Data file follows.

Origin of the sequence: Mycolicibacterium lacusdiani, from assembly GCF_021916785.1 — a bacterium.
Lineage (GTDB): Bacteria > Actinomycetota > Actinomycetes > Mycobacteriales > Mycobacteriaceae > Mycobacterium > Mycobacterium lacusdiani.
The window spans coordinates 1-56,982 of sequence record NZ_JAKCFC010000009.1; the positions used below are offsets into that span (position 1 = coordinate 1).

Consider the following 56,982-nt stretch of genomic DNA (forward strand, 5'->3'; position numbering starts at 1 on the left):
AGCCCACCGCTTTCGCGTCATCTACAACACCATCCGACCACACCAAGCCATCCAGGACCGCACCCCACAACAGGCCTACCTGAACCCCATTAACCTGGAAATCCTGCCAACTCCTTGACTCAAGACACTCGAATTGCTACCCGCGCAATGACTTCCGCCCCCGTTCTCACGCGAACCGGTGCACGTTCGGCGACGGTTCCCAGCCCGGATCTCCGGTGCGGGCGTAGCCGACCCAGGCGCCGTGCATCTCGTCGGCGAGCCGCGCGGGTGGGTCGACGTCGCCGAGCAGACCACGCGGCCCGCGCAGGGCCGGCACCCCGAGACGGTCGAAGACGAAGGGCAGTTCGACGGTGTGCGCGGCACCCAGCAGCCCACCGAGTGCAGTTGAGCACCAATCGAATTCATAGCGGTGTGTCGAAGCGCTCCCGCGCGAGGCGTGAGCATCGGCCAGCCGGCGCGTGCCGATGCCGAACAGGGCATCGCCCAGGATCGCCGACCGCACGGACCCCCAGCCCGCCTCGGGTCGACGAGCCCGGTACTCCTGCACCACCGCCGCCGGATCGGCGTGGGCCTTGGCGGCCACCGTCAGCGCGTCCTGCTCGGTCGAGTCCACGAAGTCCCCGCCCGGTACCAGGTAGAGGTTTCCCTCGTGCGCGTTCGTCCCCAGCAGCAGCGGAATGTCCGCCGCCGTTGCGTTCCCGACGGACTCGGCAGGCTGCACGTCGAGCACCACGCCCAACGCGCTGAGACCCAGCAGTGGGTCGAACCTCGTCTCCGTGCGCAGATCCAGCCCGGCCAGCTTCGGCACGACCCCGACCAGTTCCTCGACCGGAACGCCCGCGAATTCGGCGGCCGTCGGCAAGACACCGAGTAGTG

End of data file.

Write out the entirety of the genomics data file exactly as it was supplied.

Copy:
Origin of the sequence: Mycolicibacterium lacusdiani, from assembly GCF_021916785.1 — a bacterium.
Lineage (GTDB): Bacteria > Actinomycetota > Actinomycetes > Mycobacteriales > Mycobacteriaceae > Mycobacterium > Mycobacterium lacusdiani.
The window spans coordinates 1-56,982 of sequence record NZ_JAKCFC010000009.1; the positions used below are offsets into that span (position 1 = coordinate 1).

Consider the following 56,982-nt stretch of genomic DNA (forward strand, 5'->3'; position numbering starts at 1 on the left):
AGCCCACCGCTTTCGCGTCATCTACAACACCATCCGACCACACCAAGCCATCCAGGACCGCACCCCACAACAGGCCTACCTGAACCCCATTAACCTGGAAATCCTGCCAACTCCTTGACTCAAGACACTCGAATTGCTACCCGCGCAATGACTTCCGCCCCCGTTCTCACGCGAACCGGTGCACGTTCGGCGACGGTTCCCAGCCCGGATCTCCGGTGCGGGCGTAGCCGACCCAGGCGCCGTGCATCTCGTCGGCGAGCCGCGCGGGTGGGTCGACGTCGCCGAGCAGACCACGCGGCCCGCGCAGGGCCGGCACCCCGAGACGGTCGAAGACGAAGGGCAGTTCGACGGTGTGCGCGGCACCCAGCAGCCCACCGAGTGCAGTTGAGCACCAATCGAATTCATAGCGGTGTGTCGAAGCGCTCCCGCGCGAGGCGTGAGCATCGGCCAGCCGGCGCGTGCCGATGCCGAACAGGGCATCGCCCAGGATCGCCGACCGCACGGACCCCCAGCCCGCCTCGGGTCGACGAGCCCGGTACTCCTGCACCACCGCCGCCGGATCGGCGTGGGCCTTGGCGGCCACCGTCAGCGCGTCCTGCTCGGTCGAGTCCACGAAGTCCCCGCCCGGTACCAGGTAGAGGTTTCCCTCGTGCGCGTTCGTCCCCAGCAGCAGCGGAATGTCCGCCGCCGTTGCGTTCCCGACGGACTCGGCAGGCTGCACGTCGAGCACCACGCCCAACGCGCTGAGACCCAGCAGTGGGTCGAACCTCGTCTCCGTGCGCAGATCCAGCCCGGCCAGCTTCGGCACGACCCCGACCAGTTCCTCGACCGGAACGCCCGCGAATTCGGCGGCCGTCGGCAAGACACCGAGTAGTG